#3: A Martini and Crazy 8s
What a week! Alonzo started kindergarten, I had some pressing work deadlines, and I stayed up too late studying and then reading The Dog Stars. One of my favorite Friday rituals is an ice-cold martini, which I often enjoy at NE Portland’s Lucca. This week, we brought Alonzo’s deck of Crazy 8s cards and had a blast while waiting for our food. I love the huge smile he has when he gets to lay down an 8—so much so that I stacked the deck in his favor when he wasn’t looking.
#4: Fresh Fruit Tart
I just really like this picture from the New York Times Style Magazine. Vergennes Laundry (VT) tarts are made-to-order, without any of that silly sugar glaze. As Tina Fey’s Liz Lemon (from NBC’s 30 Rock) says, “I want to go to there.”
#5: Safe Travels
Peter went to central Oregon for a shoot this weekend, and I have to say I was a little freaked out when he texted this photo from the site. I’m crazy afraid of heights, so I can’t even imagine hanging out in this kind of setting. In fact, my palms are getting sweaty just writing about it. Needless to say, I was very grateful to have him back safe and sound.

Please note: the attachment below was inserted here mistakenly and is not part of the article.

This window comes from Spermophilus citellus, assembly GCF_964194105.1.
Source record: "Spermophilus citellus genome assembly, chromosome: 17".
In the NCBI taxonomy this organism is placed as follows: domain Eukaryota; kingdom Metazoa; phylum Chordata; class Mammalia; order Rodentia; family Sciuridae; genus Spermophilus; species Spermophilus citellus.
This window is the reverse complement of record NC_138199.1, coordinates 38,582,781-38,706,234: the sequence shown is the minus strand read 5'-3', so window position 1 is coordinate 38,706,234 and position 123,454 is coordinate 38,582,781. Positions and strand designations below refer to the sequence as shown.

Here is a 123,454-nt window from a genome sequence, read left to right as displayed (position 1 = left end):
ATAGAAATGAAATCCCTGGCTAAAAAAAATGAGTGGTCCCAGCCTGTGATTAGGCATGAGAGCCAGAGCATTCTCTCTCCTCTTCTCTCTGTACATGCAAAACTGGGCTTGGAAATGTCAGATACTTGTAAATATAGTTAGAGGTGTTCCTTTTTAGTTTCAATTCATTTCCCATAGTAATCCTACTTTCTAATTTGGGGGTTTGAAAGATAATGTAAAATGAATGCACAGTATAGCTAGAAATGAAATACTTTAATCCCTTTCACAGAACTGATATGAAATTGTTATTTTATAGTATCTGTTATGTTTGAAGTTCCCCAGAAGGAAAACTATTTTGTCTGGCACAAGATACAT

Those are some of my Happies for the week—what are yours? Please share!
Monica Spoelstra Metz is obsessed with the ways we can all try to be a little healthier. She believes nutritious food, fitness, and other good habits don’t have to be a luxury, even amid our busy and budget-conscious lives. She is a writer and holistic health coach, working with frazzled and working moms to explore healthy food and lifestyle habits that help them lose weight and gain energy, nourish their families, and strike a satisfying life-work balance. She started her career in sports marketing, working with a number of high-profile sports organizations including the Portland Trail Blazers, Anaheim Ducks, Nike, and the PGA of America. A recovered workaholic once accustomed to living on break room coffee, food court take-out, and an annual trip to the gym, Monica understands the challenges of navigating a busy professional and personal life. She is based in Portland, OR, and you can find out more about her on her website, Facebook, and Twitter.